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  1. #101
    SitePoint Wizard silver trophy kyberfabrikken's Avatar
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    Quote Originally Posted by dan7
    Yes, but I'm not sure how to do it properly. Considering, the template examples above, html rendering looks like this:
    PHP Code:
        protected function render($template) {
            
    ob_start();
            include(
    $template);
            return 
    ob_get_clean();
        } 
    So, considering that my json template consists only of $response = array(...);, then how would rendering look like, something like this:?
    PHP Code:
        protected function renderJSON($template) {
            include(
    $template);
            return 
    json_encode($response);
        } 
    This way I'm sticked to some name convention. Have you got a better idea?
    I wouldn't change the render() function of the controller. Just keep it as is - then make a template (view) for your ajax response:
    PHP Code:
    <?php
    // file : json.tpl.php
    return Array (
        Array (
            
    'href'=>'/1',
            
    'title'=>'1',
            
    'value'=>'1',
        ),
    );
    ?>
    Quote Originally Posted by dan7
    Also, this way, if I want to add something to the view, I'm forced to update both templates. It would be probably easier, if I have a links array predefined and iterated over in the templates, instead of hardcoding.
    You're mixing concepts now - The templates are the views. You could deal with the problem by putting your data in a model component. This is where data belongs in a full MVC separation.

    Quote Originally Posted by dan7
    What if such links are dependent on some permissions? So, user can see links he is allowed to.
    That's a whole topic in itself. You can make a model that is aware of user permissions. Or you can use the controller as facade for the model and make the filtering in there.

  2. #102
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    Thanks for the answers. Yeah, I thought about those links in the model.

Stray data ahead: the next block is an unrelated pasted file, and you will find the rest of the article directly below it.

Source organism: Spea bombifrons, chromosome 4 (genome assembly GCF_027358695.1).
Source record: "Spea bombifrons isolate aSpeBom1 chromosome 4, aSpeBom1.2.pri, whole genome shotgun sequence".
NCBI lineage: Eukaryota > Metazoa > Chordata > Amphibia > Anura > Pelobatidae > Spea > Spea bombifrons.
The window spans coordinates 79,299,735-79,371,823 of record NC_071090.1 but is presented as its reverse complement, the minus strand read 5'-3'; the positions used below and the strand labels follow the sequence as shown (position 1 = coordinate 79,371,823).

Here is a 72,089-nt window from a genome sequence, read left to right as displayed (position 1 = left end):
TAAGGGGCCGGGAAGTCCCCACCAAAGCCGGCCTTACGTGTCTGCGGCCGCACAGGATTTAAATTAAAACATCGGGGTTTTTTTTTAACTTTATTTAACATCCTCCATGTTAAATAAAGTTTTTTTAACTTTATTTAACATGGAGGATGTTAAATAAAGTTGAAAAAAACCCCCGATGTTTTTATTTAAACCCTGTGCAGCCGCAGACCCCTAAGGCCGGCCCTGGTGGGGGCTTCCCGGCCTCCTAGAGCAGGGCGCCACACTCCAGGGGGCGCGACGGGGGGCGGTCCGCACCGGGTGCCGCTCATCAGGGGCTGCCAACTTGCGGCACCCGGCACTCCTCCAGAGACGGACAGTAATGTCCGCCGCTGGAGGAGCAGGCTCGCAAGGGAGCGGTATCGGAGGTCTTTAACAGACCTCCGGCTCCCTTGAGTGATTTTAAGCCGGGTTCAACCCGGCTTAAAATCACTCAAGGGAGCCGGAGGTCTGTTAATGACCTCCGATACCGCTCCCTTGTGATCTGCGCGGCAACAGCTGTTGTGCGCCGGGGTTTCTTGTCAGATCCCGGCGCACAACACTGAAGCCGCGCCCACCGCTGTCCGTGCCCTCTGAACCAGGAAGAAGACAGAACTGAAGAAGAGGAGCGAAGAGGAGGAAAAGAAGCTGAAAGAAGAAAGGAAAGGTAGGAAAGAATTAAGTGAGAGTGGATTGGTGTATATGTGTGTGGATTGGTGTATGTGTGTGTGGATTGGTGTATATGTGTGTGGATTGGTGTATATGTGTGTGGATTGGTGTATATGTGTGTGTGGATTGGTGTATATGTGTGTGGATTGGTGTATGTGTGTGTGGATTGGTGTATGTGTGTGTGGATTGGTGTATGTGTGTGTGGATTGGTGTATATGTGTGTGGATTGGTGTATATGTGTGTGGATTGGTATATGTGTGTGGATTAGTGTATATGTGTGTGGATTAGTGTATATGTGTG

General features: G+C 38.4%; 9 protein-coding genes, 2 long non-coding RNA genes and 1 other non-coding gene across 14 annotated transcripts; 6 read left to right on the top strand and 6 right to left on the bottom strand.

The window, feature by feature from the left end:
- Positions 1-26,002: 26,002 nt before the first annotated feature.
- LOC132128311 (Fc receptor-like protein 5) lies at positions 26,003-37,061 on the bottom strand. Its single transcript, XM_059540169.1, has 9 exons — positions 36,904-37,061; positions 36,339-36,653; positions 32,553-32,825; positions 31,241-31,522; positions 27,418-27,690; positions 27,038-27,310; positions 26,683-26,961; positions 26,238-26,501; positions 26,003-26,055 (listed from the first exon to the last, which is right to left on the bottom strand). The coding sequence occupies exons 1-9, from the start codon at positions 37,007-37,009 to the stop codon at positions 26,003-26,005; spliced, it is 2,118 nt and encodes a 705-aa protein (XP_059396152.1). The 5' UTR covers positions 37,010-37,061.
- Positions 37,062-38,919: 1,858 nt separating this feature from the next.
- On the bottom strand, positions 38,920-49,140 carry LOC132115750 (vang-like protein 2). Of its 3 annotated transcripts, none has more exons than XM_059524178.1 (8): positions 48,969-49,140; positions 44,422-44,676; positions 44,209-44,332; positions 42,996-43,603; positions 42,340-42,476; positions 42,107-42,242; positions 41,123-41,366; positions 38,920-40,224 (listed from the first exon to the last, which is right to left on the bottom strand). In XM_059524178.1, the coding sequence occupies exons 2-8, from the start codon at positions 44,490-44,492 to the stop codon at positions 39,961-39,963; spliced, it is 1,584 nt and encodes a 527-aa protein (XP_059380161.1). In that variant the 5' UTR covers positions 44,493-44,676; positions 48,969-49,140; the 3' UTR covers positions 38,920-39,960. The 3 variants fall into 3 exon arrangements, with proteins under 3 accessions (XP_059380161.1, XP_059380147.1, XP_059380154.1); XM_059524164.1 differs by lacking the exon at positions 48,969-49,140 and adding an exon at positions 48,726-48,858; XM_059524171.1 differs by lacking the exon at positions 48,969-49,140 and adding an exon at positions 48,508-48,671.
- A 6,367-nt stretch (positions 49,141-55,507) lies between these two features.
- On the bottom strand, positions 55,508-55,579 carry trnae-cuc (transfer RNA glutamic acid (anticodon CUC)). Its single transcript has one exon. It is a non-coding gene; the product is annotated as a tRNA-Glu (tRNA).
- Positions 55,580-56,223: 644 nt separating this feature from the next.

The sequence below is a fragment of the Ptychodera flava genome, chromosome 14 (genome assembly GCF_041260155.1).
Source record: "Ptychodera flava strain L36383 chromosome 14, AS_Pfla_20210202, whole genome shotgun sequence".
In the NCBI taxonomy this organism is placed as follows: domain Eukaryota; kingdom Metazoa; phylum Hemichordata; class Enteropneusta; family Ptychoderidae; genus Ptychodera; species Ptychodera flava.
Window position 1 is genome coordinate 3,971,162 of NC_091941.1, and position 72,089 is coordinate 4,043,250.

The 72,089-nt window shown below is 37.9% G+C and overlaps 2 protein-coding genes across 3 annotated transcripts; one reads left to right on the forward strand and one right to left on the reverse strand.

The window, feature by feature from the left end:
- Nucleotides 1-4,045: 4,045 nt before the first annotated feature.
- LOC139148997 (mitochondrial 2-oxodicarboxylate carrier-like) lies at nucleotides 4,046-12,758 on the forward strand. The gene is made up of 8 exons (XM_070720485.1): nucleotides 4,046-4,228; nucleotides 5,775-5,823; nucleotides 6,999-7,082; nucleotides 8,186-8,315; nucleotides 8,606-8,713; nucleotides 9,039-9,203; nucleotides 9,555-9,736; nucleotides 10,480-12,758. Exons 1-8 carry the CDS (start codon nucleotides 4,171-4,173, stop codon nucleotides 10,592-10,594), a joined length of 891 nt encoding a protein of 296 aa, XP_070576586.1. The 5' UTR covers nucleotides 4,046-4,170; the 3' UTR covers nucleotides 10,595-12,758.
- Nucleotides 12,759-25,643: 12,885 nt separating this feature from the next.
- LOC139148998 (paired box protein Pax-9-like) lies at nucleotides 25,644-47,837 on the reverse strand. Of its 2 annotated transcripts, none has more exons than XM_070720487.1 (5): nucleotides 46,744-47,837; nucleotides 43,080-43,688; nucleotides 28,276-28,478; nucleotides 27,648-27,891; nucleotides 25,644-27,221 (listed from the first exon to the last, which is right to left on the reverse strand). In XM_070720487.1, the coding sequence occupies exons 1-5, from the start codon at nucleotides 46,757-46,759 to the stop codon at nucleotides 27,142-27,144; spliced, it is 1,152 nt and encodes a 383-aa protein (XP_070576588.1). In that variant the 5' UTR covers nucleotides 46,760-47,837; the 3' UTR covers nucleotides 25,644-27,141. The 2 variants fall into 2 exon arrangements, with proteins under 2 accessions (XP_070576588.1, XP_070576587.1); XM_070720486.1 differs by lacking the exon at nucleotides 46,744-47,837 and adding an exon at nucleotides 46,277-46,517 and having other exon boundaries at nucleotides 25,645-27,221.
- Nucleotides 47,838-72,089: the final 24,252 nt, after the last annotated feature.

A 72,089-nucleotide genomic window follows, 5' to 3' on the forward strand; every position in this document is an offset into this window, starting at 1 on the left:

I think I didn't understand you about json and concatenation. You can concatenate json encoded strings, but they need to be sent as a one object. So I was talking about this issue (1 object/request) and thought you wanted to send more ('glued as html'). But that's a whole different story, not important in this topic.

    Thanks a lot for help!

  3. #103
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    PHP Code:
     protected function render($template) {
            
    ob_start();
            include(
    $template);
            return 
    ob_get_clean();
        } 
    Quote Originally Posted by kyberfabrikken
    I wouldn't change the render() function of the controller. Just keep it as is - then make a template (view) for your ajax response:
    PHP Code:
    <?php
    // file : json.tpl.php
    return Array (
        Array (
            
    'href'=>'/1',
            
    'title'=>'1',
            
    'value'=>'1',
        ),
    );
    ?>
    But it won't work with output buffering, will it? The render function would have to "return include($template);" to make it work as you suggest above. Or am I missing something??

    Thanks

  4. #104
    SitePoint Wizard silver trophy kyberfabrikken's Avatar
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    Actually I believe it would. But I still think it would be better to stick with one response type (string).

  5. #105
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    Quote Originally Posted by kyberfabrikken
    Actually I believe it would. But I still think it would be better to stick with one response type (string).
    Well, it does not work, for me at least.
    If I consider string as a response from each child controller, than I would have to concatenate those strings into 1 object and as they are already encoded, I would have to attach additional parent object, that would hold this concatenated string. That's because json data should be sent as 1 object. So, that's why I wanted to encode data once at the end and avoid any further manipulation of data. I will have to think about it a bit more.

  6. #106
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    Quote Originally Posted by kyberfabrikken
    The solution I'm using in konstrukt is a bit different. I basically exploit exceptions to break the normal execution-stack. If a deep controller wants to prevent outer rendering, it'll create an instance of k_http_Response, assign contents to it and throw it (k_http_Response extends Exception). The top level dispatcher then catches it and calls it's out() method. Purists would call it exception-abuse, and they'd be right too, None the less, it works very well, and I haven't really encountered any backsides to it yet. The important issue for me, is that the scope of each controller is contained, and since exceptions can be caught, that holds true.
    I wanted to ask something about it. It's generally interesting idea. I know how to handle redirects this way, but I don't know how to handle those breaks (considering my current design)
    How do you handle grabbing the content from the childcontrollers after you threw the exception? You write, that you pass the content to k_http_Response, but if you throw this exception from childcontroller, how do you know anything about the rest of the content from already executed childcontrollers?


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